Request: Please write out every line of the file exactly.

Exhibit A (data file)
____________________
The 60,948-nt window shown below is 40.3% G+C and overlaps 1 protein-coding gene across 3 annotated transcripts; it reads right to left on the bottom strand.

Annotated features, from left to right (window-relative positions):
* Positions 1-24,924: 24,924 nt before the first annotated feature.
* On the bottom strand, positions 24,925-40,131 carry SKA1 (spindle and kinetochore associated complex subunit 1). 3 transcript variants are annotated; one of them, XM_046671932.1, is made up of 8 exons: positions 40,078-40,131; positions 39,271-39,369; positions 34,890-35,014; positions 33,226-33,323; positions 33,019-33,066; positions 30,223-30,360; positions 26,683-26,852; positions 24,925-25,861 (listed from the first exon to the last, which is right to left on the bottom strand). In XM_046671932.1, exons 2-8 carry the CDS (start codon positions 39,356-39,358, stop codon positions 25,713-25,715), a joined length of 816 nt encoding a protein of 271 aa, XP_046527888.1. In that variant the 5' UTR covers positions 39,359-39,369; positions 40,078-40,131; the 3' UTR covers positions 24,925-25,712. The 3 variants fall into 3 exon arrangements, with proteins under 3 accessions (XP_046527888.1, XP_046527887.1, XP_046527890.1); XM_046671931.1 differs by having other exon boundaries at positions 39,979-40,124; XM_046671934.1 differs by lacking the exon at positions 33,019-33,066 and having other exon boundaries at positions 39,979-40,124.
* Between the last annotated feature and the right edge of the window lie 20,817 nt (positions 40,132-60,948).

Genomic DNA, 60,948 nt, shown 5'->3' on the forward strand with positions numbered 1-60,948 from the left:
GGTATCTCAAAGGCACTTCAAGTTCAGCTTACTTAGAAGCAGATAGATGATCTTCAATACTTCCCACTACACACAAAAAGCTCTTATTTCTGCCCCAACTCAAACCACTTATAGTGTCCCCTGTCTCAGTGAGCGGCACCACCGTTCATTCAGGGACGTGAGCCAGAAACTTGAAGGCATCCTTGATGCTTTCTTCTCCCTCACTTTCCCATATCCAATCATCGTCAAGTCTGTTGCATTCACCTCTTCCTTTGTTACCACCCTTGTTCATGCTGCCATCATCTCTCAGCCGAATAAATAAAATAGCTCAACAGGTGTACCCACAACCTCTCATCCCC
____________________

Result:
The 60,948-nt window shown below is 40.3% G+C and overlaps 1 protein-coding gene across 3 annotated transcripts; it reads right to left on the bottom strand.

Annotated features, from left to right (window-relative positions):
* Positions 1-24,924: 24,924 nt before the first annotated feature.
* On the bottom strand, positions 24,925-40,131 carry SKA1 (spindle and kinetochore associated complex subunit 1). 3 transcript variants are annotated; one of them, XM_046671932.1, is made up of 8 exons: positions 40,078-40,131; positions 39,271-39,369; positions 34,890-35,014; positions 33,226-33,323; positions 33,019-33,066; positions 30,223-30,360; positions 26,683-26,852; positions 24,925-25,861 (listed from the first exon to the last, which is right to left on the bottom strand). In XM_046671932.1, exons 2-8 carry the CDS (start codon positions 39,356-39,358, stop codon positions 25,713-25,715), a joined length of 816 nt encoding a protein of 271 aa, XP_046527888.1. In that variant the 5' UTR covers positions 39,359-39,369; positions 40,078-40,131; the 3' UTR covers positions 24,925-25,712. The 3 variants fall into 3 exon arrangements, with proteins under 3 accessions (XP_046527888.1, XP_046527887.1, XP_046527890.1); XM_046671931.1 differs by having other exon boundaries at positions 39,979-40,124; XM_046671934.1 differs by lacking the exon at positions 33,019-33,066 and having other exon boundaries at positions 39,979-40,124.
* Between the last annotated feature and the right edge of the window lie 20,817 nt (positions 40,132-60,948).

Genomic DNA, 60,948 nt, shown 5'->3' on the forward strand with positions numbered 1-60,948 from the left:
GGTATCTCAAAGGCACTTCAAGTTCAGCTTACTTAGAAGCAGATAGATGATCTTCAATACTTCCCACTACACACAAAAAGCTCTTATTTCTGCCCCAACTCAAACCACTTATAGTGTCCCCTGTCTCAGTGAGCGGCACCACCGTTCATTCAGGGACGTGAGCCAGAAACTTGAAGGCATCCTTGATGCTTTCTTCTCCCTCACTTTCCCATATCCAATCATCGTCAAGTCTGTTGCATTCACCTCTTCCTTTGTTACCACCCTTGTTCATGCTGCCATCATCTCTCAGCCGAATAAATAAAATAGCTCAACAGGTGTACCCACAACCTCTCATCCCC